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Who we are / 100 years

From National Conservatory to National University.

The idea of ​​creating an institution for music teaching was born in 1919 with Maestro Ernesto de la Guardia, who as a Member of the Wagnerian Association of Buenos Aires, presented a project to create a National Conservatory.

The association was chaired by Argentinean composer Carlos López Buchardo and since the beginning of the second decade of the XXth. century, it became one of the most important cultural centers of the Argentina and Latin America.

How much the National Conservatory owes to the Wagnerian Association of Buenos Aires is easy to understand. Without its initiative, this would not have been possible. The task of the Association was cyclopean and it should be noted that its actions had a decisive influence from the decade of 1920s in the development of the musical life both in the city of Buenos Aires as in the rest of Argentina.

When the Wagnerian Association of Buenos Aires presented the project to create the “National Conservatory of Music and Declamation” to the Superior Government of the Nation, the President of the Republic was Dr. Marcelo Torcuato de Alvear, an art lover, whose wife was Regina Pacini, a prestigious Portuguese opera singer.

The dream of the country having such a high caliber institution became a reality through the Executive Decree No. 1236 of July 7, 1924 signed by the President of the Nation and his Minister of Justice and Public Instruction, Dr. Antonio Sagarna.

The decree itself represented a fine example about the importance and interest that cultural and public musical education had for the President at that time.

The first authorities of the National Conservatory were designated through Article XI of the Decree were Carlos López Buchardo (professor of music and composition) and Vice-Director Professor Enrique García Velloso.

The new musical institute depended on the Fine Arts Commission, chaired by the Architect Martín Noel, and it was organized on the basis of the schools that existed in the world-famous Teatro Colón. Thus a brand new era had begun in the teaching of music in Argentina.

Since its creation, the National Conservatory has undergone several transformations. In 1939 it ceased to be the National Conservatory of Music and Declamation to become the National Conservatory of Music and Performing Arts.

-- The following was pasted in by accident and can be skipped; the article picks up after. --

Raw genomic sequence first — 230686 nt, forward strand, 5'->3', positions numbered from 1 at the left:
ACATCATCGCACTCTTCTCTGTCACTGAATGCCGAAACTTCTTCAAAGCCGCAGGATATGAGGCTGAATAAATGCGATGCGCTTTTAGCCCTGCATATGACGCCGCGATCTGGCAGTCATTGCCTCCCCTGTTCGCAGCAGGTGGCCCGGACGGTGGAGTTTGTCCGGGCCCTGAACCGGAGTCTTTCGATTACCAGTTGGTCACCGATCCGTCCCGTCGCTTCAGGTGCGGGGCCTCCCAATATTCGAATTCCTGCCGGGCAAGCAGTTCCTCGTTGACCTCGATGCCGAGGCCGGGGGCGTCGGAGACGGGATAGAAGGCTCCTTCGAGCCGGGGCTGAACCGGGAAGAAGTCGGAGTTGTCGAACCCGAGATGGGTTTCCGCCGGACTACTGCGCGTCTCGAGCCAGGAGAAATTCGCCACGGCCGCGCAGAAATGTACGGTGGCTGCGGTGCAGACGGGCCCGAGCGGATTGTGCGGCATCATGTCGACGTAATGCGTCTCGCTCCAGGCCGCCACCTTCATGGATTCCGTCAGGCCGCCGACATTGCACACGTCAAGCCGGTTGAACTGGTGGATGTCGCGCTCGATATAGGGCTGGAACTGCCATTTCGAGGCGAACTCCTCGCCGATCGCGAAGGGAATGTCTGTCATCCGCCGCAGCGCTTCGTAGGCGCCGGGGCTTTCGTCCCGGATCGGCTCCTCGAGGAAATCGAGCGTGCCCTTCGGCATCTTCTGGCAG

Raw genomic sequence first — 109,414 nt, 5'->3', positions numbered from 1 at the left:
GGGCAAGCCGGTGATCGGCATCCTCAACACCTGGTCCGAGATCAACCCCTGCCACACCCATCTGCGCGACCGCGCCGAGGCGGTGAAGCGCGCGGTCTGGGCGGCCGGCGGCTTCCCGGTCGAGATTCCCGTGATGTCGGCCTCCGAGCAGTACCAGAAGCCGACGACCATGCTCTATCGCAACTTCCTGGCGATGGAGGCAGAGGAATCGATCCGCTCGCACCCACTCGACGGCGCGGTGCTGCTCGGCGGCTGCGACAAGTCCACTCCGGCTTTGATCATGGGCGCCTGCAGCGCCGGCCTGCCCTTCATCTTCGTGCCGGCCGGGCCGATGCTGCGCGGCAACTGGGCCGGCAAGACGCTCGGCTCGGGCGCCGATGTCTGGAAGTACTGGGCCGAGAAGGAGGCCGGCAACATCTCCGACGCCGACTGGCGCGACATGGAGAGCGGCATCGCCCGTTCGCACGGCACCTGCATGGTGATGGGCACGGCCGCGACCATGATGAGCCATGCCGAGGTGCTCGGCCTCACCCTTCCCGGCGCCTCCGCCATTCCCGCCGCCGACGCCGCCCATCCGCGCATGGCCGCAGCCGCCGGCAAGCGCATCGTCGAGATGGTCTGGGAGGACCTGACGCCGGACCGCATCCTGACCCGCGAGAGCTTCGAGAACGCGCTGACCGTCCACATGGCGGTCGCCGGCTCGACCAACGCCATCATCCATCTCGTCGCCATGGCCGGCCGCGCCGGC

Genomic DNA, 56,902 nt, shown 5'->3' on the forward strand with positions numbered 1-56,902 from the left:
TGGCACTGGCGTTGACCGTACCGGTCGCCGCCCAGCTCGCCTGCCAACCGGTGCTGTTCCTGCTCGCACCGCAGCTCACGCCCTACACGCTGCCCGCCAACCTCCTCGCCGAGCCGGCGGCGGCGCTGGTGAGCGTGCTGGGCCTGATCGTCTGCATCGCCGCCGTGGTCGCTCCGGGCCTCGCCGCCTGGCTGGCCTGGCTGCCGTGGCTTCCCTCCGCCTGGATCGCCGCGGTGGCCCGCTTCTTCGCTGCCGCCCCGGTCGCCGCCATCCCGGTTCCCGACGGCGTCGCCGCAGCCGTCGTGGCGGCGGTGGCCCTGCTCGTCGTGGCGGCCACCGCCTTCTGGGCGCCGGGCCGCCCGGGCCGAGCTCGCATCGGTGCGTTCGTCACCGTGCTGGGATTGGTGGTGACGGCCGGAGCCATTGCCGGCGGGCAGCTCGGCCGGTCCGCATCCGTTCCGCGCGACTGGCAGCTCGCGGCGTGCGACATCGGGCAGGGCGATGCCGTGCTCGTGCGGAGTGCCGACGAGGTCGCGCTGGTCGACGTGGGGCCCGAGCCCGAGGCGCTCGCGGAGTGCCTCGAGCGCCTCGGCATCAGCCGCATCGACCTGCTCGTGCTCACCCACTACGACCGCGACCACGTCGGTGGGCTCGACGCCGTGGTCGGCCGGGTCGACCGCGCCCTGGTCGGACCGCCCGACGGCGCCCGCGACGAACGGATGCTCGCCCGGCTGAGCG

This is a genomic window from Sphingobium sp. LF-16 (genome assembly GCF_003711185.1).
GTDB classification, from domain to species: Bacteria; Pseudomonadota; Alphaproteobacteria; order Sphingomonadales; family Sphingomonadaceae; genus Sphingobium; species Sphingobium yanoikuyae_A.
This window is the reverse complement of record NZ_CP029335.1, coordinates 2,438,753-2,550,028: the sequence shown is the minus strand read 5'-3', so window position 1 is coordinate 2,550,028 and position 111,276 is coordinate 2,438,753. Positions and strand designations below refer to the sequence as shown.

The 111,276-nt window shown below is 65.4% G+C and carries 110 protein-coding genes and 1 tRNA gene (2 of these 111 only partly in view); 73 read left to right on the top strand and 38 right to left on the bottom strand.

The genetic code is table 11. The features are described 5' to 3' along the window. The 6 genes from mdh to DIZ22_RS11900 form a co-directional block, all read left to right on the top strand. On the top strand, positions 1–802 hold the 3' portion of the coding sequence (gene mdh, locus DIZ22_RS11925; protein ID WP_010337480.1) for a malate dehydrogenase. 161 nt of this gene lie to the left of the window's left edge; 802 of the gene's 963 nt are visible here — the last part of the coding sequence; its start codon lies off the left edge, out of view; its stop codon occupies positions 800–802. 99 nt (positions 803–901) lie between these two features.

In 1948, Maestro Carlos López Buchardo died while still directing the Conservatory and a few months later his name was officially added to the institution: “Carlos López Buchardo” National Conservatory of Music and Performing Arts, as a tribute for his 24 years in office.

Between 1957 and 1958 by successive Decrees and Government Resolutions, the Performing Arts section was separated from the Conservatory, creating the National Theater School.

After been located in different buildings in Buenos Aires city throughout its history, between 1982 and 1983 the National Conservatory of Music “Carlos López Buchardo”, settled permanently in its current headquarters at the “Rocca Palace”, in Córdoba Avenue 2445, Buenos Aires. That magnificent building was acquired by the National Ministry of Education so that the Conservatory could use it exclusively, so the institution had its first own building ever.

In 1996, the Argentinean President created the National University Institute of Arts (IUNA), which was born through Decree No. 1404. All art schools became dependent on this new body and the National Conservatory thus achieved the university hierarchy, although it had to change its name, becoming the Department of Musical and Sound Arts “Carlos López Buchardo”.

Nowadays called “Department of Musical and Sound Arts (DAMus)” – still young when compared to the great European institutions that served as a model for its creation – it has been developing its own history from tradition, excellence and prestige since 1924.

In 2014, due to the disciplinary diversity that converged in the IUNA and due its growth during the first eighteen years of existence, the National Congress changed its name by law to the current National University of the Arts (state university)

Original text in Spanish by Maestro Julio César García Cánepa.

Contact Mr. Guillermo Rehermann | International Affairs Coordinator